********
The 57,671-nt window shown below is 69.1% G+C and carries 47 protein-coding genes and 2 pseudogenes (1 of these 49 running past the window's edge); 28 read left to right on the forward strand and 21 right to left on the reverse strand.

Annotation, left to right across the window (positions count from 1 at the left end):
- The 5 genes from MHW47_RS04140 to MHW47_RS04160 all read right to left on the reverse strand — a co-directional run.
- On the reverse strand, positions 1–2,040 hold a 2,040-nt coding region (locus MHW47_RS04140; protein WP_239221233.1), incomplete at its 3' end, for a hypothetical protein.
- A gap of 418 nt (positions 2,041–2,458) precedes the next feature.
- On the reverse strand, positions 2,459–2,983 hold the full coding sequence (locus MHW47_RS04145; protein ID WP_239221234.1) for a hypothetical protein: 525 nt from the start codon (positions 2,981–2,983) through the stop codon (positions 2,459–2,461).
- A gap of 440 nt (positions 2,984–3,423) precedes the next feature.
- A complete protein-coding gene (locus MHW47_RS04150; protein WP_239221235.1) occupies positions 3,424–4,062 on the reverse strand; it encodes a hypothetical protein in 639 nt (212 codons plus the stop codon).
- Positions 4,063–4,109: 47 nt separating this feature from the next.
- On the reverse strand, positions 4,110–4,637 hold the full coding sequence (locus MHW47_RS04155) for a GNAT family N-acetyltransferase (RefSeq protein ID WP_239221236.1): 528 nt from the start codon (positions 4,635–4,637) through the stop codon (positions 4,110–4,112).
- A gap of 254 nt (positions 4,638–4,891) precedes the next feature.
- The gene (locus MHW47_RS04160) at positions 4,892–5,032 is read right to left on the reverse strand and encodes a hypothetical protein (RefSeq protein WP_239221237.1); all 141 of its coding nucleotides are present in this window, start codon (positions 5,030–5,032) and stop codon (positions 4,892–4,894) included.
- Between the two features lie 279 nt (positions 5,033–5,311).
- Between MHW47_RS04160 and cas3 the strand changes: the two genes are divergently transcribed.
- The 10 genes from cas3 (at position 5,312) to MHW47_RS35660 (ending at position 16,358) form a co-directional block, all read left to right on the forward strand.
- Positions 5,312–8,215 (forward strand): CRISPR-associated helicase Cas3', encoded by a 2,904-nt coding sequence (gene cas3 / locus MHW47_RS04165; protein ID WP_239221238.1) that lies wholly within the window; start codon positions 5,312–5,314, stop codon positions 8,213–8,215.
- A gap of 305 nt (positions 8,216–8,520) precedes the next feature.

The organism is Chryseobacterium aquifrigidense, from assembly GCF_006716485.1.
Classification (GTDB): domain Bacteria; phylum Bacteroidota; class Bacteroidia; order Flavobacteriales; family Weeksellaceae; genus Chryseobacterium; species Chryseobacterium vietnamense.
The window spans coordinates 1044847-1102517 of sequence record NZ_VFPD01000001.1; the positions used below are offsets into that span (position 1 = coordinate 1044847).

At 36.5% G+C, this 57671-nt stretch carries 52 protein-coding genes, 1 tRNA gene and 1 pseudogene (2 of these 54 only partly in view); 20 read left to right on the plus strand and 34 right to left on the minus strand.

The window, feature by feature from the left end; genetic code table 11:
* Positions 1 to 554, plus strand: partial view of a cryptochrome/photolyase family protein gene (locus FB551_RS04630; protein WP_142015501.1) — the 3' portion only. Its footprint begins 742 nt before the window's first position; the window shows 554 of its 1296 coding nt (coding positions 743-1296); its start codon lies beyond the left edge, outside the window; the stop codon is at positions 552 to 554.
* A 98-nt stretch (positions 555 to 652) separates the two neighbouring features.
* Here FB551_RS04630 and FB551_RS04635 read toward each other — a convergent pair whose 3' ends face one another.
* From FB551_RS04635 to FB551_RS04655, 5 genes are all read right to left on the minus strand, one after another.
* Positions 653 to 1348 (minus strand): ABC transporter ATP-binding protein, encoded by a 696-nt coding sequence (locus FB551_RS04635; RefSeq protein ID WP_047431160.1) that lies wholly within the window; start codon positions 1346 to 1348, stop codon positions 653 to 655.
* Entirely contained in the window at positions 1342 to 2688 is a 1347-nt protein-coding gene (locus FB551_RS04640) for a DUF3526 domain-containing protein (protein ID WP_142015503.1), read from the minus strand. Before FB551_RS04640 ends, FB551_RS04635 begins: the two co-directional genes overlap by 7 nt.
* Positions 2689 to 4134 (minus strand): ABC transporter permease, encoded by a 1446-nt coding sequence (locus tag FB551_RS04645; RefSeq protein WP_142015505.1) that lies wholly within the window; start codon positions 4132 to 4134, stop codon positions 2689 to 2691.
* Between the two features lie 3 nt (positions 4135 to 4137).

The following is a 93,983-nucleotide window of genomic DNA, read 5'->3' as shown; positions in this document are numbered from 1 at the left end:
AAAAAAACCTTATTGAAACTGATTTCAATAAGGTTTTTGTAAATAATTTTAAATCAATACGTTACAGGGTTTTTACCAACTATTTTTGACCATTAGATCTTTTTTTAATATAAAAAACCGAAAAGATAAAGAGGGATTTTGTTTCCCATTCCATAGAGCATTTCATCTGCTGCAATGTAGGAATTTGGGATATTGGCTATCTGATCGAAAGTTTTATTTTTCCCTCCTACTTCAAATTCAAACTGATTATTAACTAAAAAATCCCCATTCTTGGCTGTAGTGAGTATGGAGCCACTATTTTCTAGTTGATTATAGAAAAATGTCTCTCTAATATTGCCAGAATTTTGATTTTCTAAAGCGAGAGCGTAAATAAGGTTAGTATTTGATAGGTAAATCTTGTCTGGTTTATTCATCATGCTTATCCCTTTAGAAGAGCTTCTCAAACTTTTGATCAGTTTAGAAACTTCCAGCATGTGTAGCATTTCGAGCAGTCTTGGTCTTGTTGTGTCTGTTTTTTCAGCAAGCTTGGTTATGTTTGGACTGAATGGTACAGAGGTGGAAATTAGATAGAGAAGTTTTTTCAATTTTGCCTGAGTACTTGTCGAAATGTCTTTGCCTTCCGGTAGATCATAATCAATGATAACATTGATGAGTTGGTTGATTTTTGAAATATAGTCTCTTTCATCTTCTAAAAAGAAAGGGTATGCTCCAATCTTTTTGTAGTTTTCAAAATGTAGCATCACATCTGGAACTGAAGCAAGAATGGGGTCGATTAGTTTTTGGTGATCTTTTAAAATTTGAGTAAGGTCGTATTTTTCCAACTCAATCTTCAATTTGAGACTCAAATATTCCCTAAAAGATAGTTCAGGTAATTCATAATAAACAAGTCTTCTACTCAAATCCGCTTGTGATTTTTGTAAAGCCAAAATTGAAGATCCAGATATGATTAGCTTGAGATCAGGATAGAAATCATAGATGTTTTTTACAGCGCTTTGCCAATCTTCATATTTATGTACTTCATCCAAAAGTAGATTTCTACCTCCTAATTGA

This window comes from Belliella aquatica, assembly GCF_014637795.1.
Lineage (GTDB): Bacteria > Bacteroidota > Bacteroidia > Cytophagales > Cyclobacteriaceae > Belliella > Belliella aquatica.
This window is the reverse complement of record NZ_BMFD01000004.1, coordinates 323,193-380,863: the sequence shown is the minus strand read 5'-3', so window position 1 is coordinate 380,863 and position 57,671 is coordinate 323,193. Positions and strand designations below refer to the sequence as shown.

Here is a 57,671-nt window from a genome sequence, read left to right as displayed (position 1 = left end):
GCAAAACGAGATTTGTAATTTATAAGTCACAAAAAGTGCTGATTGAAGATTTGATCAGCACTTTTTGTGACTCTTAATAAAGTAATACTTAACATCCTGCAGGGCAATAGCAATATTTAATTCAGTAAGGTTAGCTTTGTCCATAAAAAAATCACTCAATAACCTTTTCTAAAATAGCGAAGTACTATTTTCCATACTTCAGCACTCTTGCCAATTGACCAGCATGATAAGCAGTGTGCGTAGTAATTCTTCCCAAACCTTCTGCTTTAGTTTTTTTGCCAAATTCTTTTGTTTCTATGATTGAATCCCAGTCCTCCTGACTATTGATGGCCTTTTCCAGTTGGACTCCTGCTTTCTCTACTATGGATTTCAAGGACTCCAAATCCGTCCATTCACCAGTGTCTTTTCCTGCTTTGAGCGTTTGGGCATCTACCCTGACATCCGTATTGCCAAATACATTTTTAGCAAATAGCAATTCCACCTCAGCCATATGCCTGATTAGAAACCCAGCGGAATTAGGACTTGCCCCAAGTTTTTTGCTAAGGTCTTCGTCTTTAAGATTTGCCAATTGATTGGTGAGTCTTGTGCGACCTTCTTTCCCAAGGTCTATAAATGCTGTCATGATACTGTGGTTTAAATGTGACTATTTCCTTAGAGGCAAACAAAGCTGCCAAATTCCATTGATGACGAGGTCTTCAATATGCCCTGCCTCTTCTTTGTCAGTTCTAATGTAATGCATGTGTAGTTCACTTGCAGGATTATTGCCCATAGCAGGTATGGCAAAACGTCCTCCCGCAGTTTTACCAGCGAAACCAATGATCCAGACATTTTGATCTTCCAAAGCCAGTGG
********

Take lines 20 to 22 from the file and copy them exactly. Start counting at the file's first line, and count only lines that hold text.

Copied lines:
The window spans coordinates 1044847-1102517 of sequence record NZ_VFPD01000001.1; the positions used below are offsets into that span (position 1 = coordinate 1044847).

At 36.5% G+C, this 57671-nt stretch carries 52 protein-coding genes, 1 tRNA gene and 1 pseudogene (2 of these 54 only partly in view); 20 read left to right on the plus strand and 34 right to left on the minus strand.

The window, feature by feature from the left end; genetic code table 11: